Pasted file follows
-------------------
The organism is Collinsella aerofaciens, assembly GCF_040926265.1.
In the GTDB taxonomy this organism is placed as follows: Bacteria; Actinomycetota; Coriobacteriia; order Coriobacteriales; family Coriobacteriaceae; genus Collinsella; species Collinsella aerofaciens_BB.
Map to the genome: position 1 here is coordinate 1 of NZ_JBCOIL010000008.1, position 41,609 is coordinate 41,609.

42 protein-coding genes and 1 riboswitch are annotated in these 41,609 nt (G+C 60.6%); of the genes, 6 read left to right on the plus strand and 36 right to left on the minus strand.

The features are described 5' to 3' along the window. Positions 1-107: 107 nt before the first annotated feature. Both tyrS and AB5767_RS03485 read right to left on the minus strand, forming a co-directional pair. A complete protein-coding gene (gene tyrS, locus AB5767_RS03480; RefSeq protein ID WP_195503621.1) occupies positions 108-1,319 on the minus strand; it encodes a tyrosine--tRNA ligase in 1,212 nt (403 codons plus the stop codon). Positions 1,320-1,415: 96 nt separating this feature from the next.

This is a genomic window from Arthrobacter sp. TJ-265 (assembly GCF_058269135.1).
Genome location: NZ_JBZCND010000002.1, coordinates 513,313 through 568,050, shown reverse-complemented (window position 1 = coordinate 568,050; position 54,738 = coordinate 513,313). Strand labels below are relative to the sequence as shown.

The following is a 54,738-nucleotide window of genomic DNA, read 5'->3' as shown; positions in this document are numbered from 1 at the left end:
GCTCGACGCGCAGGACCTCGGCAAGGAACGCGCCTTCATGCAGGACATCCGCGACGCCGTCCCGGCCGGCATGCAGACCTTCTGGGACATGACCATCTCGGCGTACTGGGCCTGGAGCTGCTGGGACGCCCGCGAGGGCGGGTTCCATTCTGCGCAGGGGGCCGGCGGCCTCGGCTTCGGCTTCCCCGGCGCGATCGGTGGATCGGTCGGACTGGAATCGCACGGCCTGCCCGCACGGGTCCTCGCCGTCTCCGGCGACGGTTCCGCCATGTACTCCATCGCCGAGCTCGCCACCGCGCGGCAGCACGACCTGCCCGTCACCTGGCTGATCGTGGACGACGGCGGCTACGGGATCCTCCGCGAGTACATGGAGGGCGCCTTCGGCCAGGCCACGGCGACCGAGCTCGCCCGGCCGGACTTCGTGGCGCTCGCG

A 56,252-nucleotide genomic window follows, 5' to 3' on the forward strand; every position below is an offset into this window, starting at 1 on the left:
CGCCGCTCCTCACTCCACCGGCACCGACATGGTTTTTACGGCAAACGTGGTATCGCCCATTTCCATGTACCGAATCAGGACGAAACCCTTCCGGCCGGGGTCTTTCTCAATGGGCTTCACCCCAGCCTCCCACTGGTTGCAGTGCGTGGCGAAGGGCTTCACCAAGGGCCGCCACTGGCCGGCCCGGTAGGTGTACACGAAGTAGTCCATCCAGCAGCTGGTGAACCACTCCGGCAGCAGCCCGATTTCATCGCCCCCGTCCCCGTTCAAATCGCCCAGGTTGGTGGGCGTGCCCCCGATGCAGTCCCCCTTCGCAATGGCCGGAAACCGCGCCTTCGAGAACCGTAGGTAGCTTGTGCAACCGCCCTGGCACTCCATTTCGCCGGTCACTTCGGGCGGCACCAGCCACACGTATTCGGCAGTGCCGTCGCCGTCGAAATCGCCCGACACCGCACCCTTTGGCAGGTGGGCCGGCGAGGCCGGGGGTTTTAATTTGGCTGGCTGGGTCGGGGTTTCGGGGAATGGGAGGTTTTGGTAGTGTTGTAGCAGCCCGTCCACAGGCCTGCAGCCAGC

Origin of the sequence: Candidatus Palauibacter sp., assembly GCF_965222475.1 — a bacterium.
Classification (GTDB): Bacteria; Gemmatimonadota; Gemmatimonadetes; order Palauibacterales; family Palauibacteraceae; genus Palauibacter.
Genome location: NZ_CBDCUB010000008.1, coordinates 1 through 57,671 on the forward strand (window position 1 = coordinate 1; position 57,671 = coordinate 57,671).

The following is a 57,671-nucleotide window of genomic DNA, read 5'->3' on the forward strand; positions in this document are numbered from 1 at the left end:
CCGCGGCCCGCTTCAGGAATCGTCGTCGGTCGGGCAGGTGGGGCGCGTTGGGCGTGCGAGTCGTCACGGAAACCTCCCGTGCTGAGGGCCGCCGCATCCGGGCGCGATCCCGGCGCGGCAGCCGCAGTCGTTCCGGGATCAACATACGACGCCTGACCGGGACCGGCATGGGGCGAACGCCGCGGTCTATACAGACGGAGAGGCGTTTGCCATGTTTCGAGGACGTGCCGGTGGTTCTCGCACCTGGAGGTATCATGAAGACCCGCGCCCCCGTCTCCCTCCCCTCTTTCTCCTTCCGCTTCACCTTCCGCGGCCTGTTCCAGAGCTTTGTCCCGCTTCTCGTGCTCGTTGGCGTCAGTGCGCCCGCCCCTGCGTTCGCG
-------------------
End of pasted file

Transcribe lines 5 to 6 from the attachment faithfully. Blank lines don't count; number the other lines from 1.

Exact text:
The features are described 5' to 3' along the window. Positions 1-107: 107 nt before the first annotated feature. Both tyrS and AB5767_RS03485 read right to left on the minus strand, forming a co-directional pair. A complete protein-coding gene (gene tyrS, locus AB5767_RS03480; RefSeq protein ID WP_195503621.1) occupies positions 108-1,319 on the minus strand; it encodes a tyrosine--tRNA ligase in 1,212 nt (403 codons plus the stop codon). Positions 1,320-1,415: 96 nt separating this feature from the next.

This is a genomic window from Arthrobacter sp. TJ-265 (assembly GCF_058269135.1).